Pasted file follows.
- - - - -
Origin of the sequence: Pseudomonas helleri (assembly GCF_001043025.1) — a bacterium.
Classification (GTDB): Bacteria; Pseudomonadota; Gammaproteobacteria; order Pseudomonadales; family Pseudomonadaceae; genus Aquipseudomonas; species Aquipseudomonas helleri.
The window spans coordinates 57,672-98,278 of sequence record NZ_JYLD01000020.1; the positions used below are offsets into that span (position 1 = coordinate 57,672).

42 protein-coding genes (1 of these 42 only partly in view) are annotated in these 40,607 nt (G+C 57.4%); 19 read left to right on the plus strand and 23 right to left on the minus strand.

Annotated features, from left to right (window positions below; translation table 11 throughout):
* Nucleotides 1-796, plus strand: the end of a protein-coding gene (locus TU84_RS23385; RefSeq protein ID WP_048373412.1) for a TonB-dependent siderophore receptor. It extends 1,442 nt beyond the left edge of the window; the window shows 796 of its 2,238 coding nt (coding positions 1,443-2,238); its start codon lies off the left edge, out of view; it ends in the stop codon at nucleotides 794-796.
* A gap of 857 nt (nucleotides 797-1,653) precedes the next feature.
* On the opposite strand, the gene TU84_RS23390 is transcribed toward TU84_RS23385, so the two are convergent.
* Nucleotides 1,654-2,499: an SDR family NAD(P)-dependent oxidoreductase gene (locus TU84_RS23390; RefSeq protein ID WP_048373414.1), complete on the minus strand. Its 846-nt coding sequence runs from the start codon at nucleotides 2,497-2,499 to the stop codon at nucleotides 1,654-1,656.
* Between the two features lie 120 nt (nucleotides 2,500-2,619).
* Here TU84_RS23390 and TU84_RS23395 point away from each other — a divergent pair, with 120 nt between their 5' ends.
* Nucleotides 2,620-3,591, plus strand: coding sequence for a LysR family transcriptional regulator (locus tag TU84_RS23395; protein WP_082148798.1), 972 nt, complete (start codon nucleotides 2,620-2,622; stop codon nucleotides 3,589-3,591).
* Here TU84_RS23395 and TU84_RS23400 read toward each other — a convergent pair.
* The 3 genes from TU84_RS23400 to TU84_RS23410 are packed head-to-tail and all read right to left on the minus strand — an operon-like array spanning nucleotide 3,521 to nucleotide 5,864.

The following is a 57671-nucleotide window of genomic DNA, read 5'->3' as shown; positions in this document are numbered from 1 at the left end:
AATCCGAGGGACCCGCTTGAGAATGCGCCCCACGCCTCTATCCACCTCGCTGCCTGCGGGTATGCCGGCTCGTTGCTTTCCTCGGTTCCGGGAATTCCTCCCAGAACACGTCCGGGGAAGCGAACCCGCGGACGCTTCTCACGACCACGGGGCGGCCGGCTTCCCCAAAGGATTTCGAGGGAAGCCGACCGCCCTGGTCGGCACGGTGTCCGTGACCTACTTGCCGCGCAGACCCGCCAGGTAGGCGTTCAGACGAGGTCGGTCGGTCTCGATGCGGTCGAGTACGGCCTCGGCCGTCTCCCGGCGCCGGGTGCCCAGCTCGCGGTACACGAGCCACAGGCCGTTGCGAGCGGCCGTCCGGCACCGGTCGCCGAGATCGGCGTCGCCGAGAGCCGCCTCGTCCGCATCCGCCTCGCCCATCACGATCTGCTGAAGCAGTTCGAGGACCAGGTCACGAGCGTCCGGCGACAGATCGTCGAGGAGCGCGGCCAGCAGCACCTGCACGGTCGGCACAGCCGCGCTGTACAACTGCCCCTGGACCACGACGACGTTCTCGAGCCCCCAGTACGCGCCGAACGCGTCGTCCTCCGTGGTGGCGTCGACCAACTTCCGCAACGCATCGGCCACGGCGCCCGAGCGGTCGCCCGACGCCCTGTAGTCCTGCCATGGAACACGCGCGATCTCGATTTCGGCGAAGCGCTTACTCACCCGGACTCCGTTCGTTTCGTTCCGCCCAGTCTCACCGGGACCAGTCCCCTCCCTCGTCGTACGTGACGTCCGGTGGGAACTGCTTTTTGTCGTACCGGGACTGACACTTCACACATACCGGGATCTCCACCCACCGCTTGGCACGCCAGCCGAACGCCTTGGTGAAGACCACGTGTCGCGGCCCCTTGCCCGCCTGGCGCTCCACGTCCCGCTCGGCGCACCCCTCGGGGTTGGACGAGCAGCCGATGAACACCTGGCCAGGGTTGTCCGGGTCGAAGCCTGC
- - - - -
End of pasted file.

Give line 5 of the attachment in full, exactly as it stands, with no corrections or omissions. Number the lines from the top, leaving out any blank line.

Annotated features, from left to right (window positions below; translation table 11 throughout):